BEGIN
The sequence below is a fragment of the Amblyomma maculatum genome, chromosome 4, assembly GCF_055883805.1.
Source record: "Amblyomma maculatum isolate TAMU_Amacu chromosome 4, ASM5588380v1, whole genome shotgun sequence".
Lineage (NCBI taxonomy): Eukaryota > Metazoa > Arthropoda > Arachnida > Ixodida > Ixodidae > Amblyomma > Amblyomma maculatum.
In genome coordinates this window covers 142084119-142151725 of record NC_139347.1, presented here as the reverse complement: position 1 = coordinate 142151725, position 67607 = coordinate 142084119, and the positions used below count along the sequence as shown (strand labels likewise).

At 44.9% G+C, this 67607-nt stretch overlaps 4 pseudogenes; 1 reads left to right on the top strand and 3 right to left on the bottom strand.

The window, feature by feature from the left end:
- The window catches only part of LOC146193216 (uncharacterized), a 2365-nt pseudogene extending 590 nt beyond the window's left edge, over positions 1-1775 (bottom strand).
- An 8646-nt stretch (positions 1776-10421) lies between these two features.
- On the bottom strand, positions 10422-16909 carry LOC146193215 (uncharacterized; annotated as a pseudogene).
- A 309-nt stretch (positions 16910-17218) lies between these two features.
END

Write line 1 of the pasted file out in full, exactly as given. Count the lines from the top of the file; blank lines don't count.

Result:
The sequence below is a fragment of the Amblyomma maculatum genome, chromosome 4, assembly GCF_055883805.1.